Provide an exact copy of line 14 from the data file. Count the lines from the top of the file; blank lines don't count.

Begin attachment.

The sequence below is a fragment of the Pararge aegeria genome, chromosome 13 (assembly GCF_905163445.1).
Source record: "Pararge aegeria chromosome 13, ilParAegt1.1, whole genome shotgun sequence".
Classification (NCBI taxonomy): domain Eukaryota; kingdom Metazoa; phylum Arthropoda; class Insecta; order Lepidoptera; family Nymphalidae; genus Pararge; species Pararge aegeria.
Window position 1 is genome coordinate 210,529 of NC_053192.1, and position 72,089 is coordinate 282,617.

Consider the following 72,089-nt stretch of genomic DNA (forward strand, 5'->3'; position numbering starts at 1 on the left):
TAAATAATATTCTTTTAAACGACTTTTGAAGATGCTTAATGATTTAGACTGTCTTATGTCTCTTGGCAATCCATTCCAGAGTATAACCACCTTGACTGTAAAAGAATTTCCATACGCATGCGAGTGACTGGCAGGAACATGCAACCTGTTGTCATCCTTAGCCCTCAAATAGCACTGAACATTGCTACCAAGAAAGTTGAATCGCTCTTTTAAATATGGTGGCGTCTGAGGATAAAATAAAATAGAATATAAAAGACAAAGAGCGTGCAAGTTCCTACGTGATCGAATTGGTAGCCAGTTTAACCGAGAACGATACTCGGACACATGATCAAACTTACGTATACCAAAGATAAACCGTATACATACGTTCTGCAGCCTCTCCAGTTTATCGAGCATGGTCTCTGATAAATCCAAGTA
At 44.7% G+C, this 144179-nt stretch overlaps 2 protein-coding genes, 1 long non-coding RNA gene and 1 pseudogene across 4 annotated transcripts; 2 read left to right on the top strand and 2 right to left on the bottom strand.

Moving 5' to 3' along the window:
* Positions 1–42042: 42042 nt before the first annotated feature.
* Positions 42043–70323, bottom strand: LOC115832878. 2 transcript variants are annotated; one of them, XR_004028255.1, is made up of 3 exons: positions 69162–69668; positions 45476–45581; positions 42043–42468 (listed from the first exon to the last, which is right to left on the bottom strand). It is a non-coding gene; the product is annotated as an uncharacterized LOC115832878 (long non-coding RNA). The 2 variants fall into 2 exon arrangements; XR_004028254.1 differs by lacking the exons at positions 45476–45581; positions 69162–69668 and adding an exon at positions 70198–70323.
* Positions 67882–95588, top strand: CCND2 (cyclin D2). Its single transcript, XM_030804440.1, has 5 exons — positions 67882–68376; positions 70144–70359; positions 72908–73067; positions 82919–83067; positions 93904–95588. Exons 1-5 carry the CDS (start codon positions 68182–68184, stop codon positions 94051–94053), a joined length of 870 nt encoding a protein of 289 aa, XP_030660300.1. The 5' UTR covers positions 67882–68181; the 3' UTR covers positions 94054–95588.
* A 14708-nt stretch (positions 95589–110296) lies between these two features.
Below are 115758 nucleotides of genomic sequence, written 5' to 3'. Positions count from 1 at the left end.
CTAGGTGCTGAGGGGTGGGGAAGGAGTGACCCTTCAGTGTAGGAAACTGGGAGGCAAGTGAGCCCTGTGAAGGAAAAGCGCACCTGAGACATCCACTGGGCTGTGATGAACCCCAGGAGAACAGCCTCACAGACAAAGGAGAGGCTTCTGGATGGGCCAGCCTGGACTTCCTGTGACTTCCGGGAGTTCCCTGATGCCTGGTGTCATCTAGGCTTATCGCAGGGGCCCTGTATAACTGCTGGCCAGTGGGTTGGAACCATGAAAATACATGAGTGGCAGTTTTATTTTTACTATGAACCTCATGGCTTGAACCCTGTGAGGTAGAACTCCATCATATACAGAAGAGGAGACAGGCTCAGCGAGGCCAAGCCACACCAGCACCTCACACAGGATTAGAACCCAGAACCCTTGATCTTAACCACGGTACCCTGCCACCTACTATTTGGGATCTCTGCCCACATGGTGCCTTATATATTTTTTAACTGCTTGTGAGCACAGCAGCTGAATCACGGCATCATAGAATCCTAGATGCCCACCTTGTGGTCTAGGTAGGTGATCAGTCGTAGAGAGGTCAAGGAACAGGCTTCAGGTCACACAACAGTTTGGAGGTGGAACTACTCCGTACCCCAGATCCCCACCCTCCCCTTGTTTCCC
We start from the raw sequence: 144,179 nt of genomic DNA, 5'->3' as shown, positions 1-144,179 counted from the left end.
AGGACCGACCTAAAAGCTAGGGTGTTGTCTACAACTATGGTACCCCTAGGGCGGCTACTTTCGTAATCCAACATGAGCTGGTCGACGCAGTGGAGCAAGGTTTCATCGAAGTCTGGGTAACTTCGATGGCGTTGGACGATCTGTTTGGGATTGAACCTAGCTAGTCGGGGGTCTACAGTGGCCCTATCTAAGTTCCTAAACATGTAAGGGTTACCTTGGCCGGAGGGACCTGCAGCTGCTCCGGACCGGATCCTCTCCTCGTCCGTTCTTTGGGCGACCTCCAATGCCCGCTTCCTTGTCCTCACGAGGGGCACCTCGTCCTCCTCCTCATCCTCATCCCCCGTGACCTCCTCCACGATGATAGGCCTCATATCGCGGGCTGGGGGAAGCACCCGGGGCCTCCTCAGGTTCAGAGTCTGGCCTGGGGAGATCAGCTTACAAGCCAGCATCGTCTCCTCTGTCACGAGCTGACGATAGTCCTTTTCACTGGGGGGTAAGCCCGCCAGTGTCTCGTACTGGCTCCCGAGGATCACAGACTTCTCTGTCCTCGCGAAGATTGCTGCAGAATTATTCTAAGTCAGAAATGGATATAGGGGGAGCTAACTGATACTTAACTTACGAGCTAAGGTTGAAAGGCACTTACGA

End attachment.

CTAGGTGCTGAGGGGTGGGGAAGGAGTGACCCTTCAGTGTAGGAAACTGGGAGGCAAGTGAGCCCTGTGAAGGAAAAGCGCACCTGAGACATCCACTGGGCTGTGATGAACCCCAGGAGAACAGCCTCACAGACAAAGGAGAGGCTTCTGGATGGGCCAGCCTGGACTTCCTGTGACTTCCGGGAGTTCCCTGATGCCTGGTGTCATCTAGGCTTATCGCAGGGGCCCTGTATAACTGCTGGCCAGTGGGTTGGAACCATGAAAATACATGAGTGGCAGTTTTATTTTTACTATGAACCTCATGGCTTGAACCCTGTGAGGTAGAACTCCATCATATACAGAAGAGGAGACAGGCTCAGCGAGGCCAAGCCACACCAGCACCTCACACAGGATTAGAACCCAGAACCCTTGATCTTAACCACGGTACCCTGCCACCTACTATTTGGGATCTCTGCCCACATGGTGCCTTATATATTTTTTAACTGCTTGTGAGCACAGCAGCTGAATCACGGCATCATAGAATCCTAGATGCCCACCTTGTGGTCTAGGTAGGTGATCAGTCGTAGAGAGGTCAAGGAACAGGCTTCAGGTCACACAACAGTTTGGAGGTGGAACTACTCCGTACCCCAGATCCCCACCCTCCCCTTGTTTCCC